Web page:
How To Find the Cause and Fix a Running Toilet

How To Find the Cause and Fix a Running Toilet

A running toilet is not only a noisy nuisance, but it wastes water. With water running scarce in many parts of the country, fixing a running toilet makes a difference and helps you save money. 

The good news? A running toilet is usually an easy repair. Before you learn how to fix a toilet that keeps running, it helps to understand how toilets work and why yours is running in the first place.

How Much Water Does a Running Toilet Waste?

After a flush, most toilets need about 20 to 30 seconds to refill the tank. Modern, water-efficient toilets use between 1.28 and 1.6 gallons of water per flush. According to the United States Environmental Protection Agency, toilets account for about 30% of a home's water usage, especially in homes with old toilets that require up to six gallons of water to complete a flush. 

If you have a running or leaking toilet, you could be wasting between 180 and 250 gallons of water per day. Even if you don't hear it running continuously,  you'll notice that running toilet when you receive your water bill!

How Toilets Work

When you flush a toilet, a flapper opens at the bottom of the tank to let the water empty in your bowl, dropping the ball float (the bulb-like component in the tank) to the lower water level. At the end of the flush, water fills the tank through a fill tube and overflow tube, which eventually lifts the float to a preset level that shuts the water off. When toilets run, the problem is usually with the float or flapper, the lever or chain, or the quality of the flush and preset water level. 

How To Fix a Running Toilet

Before you fix the problem, you have to identify the cause. Knowing how to get a toilet to stop running usually involves watching the components under the tank. 

Fixing the Flapper

At the bottom of the tank, the rubber flapper seals to close the tank and keep water in it. When you flush, a chain lifts the flapper so water enters the bowl. Over time, the flapper deteriorates so it cannot stop water from leaking into the tank, which causes the toilet to run. If your flapper is fully seated in the hole but you still hear water leaking into the bowl, it's time to change the flapper.

You'll need gloves, scissors, and a new flapper. If you know your toilet's manufacturer, buy a flapper specifically made for your toilet. You can also purchase a universal flapper. Before you buy a universal flapper, look at your old one to check the size and see how it connects to the fill tube — many slide over it or connect with pegs.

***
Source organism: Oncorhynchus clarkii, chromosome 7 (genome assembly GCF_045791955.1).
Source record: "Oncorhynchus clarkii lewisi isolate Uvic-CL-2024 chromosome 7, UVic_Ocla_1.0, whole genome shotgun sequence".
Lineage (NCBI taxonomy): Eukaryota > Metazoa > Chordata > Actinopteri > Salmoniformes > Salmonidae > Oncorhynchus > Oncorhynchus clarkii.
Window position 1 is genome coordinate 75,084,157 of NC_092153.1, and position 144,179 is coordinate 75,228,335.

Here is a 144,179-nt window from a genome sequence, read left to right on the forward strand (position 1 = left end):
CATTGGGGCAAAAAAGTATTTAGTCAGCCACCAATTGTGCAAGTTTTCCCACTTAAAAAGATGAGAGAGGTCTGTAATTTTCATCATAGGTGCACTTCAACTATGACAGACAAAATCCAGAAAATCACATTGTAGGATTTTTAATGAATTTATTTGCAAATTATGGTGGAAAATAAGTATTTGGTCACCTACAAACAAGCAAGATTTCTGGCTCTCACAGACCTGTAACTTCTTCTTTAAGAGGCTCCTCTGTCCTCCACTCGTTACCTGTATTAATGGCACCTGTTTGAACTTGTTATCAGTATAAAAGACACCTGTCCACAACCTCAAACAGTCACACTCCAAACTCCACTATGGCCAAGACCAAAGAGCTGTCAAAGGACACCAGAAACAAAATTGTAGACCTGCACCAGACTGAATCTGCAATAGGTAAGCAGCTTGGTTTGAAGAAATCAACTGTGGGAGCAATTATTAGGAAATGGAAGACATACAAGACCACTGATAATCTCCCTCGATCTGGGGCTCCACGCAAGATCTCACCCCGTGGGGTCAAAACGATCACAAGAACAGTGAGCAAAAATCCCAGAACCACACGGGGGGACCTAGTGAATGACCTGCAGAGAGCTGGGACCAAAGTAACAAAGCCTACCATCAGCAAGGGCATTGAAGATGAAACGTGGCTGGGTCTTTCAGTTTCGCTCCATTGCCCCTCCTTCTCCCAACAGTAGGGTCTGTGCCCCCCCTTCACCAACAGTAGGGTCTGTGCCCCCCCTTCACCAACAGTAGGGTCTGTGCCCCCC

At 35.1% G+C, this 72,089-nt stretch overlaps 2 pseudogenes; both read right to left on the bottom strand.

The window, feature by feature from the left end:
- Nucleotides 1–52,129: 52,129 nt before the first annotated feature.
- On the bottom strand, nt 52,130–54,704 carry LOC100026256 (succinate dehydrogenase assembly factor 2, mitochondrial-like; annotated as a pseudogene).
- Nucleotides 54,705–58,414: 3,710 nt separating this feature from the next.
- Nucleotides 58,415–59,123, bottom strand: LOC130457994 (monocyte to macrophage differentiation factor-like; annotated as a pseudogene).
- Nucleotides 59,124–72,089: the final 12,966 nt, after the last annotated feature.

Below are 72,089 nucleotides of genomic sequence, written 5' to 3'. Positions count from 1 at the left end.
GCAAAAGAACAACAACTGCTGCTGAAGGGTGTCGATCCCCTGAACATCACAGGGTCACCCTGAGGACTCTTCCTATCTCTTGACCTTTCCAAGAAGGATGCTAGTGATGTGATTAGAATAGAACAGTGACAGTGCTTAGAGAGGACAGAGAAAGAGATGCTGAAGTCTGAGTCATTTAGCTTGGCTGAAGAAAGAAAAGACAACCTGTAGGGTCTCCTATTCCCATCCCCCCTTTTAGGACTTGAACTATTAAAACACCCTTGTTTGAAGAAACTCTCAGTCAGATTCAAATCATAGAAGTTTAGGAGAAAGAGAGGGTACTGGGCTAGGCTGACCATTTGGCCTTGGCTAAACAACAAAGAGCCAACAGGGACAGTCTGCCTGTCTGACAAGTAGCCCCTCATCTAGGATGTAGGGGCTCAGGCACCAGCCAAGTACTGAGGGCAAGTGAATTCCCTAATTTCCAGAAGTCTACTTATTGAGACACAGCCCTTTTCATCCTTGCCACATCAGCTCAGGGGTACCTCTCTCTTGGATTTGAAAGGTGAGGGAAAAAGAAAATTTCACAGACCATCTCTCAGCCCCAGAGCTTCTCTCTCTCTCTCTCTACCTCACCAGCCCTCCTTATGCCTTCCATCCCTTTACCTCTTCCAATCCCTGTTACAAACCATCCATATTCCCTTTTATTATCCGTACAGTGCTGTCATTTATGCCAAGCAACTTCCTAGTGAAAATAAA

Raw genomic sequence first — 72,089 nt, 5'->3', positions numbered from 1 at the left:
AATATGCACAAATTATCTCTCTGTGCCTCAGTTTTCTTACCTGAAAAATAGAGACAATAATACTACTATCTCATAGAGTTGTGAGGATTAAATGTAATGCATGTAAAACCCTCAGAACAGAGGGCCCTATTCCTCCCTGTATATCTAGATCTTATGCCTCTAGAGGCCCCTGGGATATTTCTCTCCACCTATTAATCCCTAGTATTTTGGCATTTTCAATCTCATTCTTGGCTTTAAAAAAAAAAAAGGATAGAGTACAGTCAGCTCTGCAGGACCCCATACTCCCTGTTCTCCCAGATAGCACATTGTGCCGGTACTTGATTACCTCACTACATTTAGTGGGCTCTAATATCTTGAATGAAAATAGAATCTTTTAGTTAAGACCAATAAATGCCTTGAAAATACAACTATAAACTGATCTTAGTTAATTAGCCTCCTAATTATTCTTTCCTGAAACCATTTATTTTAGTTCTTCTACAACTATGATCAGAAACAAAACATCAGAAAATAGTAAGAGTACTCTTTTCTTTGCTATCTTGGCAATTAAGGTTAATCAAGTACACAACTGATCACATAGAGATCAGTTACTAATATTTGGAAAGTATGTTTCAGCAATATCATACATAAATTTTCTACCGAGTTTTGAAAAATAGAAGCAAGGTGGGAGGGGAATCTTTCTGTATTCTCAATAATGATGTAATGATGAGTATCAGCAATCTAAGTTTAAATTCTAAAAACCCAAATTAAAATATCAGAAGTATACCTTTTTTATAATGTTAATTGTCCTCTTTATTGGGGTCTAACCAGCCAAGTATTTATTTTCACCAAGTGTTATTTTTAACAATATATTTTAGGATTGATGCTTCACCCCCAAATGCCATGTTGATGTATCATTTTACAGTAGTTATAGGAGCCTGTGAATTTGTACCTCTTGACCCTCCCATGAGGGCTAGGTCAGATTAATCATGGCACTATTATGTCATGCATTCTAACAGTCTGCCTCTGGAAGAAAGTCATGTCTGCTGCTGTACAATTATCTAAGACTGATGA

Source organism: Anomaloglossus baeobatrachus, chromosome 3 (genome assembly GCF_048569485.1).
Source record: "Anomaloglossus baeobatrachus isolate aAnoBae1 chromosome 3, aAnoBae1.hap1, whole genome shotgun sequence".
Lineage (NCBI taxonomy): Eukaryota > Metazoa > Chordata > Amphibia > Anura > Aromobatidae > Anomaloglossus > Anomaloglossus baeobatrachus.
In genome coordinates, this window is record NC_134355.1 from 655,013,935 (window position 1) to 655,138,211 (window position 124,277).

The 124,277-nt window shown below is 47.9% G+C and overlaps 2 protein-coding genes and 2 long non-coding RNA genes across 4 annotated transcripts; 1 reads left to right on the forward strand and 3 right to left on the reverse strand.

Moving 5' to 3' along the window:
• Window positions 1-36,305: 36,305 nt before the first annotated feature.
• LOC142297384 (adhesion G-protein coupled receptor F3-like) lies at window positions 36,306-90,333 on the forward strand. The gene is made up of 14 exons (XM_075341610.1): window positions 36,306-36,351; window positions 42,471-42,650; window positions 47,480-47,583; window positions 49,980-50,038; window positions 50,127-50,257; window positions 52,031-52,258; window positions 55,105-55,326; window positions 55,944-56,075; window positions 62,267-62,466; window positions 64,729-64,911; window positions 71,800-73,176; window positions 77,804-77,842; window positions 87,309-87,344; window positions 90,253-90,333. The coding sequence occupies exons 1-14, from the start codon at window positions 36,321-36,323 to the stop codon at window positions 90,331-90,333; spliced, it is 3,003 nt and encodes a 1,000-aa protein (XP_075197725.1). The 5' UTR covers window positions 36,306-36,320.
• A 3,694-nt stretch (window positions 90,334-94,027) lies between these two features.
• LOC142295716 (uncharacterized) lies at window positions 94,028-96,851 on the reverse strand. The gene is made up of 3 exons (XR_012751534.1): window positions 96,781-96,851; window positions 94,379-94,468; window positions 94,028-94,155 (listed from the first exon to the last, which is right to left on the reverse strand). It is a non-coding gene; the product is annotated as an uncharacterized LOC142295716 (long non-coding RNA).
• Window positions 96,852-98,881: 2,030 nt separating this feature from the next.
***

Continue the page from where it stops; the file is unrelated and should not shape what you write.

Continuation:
With a new flapper in hand, the first step is to turn off the water and flush the water out of your tank. Remove the tank lid. Once your tank is empty, disconnect the flapper chain and remove the flapper. You might need your scissors to cut away at one that has softened. Then, replace the flapper by following the instructions on the packaging. Reconnect the chain and turn on the water. 

Adjusting the Flapper Chain

When the flapper chain is too tight, your flapper cannot close properly. If the chain is too loose, you might have difficulty flushing. To see the chain, remove the tank lid. Inspect the chain to see if it's pulling on the flapper and not allowing it to close fully. There shouldn't be any tension when the flapper is resting. 

If you do need to adjust the chain's length, remove the chain pin and put it in a spot that gives the chain enough slack to let the flapper close completely. 

Resetting the Water Level

Your toilet's fill tube is connected to the water supply. When you flush, the water level drops, then the fill tube refills the tank until the float lifts to a point where the water shuts off. If it's filling too high, you'll notice water running back down the overflow drain at the top of the tank, and you'll need to lower the fill level.

If your toilet water level needs adjusting, you will most likely need a Phillip's head screwdriver. Look for a screw at the opposite end of the ball float arm. Turn the screw clockwise or counterclockwise to get the water level just below the top of the fill tube. 

Preventing Potential Damage

If you neglect your running toilet, it could damage your home. Running toilets can eventually leak water onto your floor, as water can drip down the tank if the water level is too high. It can also leak through faulty seals. If the water gets into your wooden subfloor, you have a dangerous and expensive problem that will need fixing. 

How Notion Can Help Your Protect Your Home From Water Damage

Toilet leaks tend to be subtle, so fixing small problems quickly can prevent larger problems. Like other household items, the components in the porcelain tank wear out, so monitoring them helps you protect your investment. One way to prevent damage from silent water leaks is to install a Notion Water Leak Detector. Users appreciate the effectiveness of the detectors: 

“Notion has already saved me from several water leak issues that would have been very costly.”

With routine maintenance and precautionary water-leak sensors, you can stop wasting precious resources while protecting your home against unexpected water damage.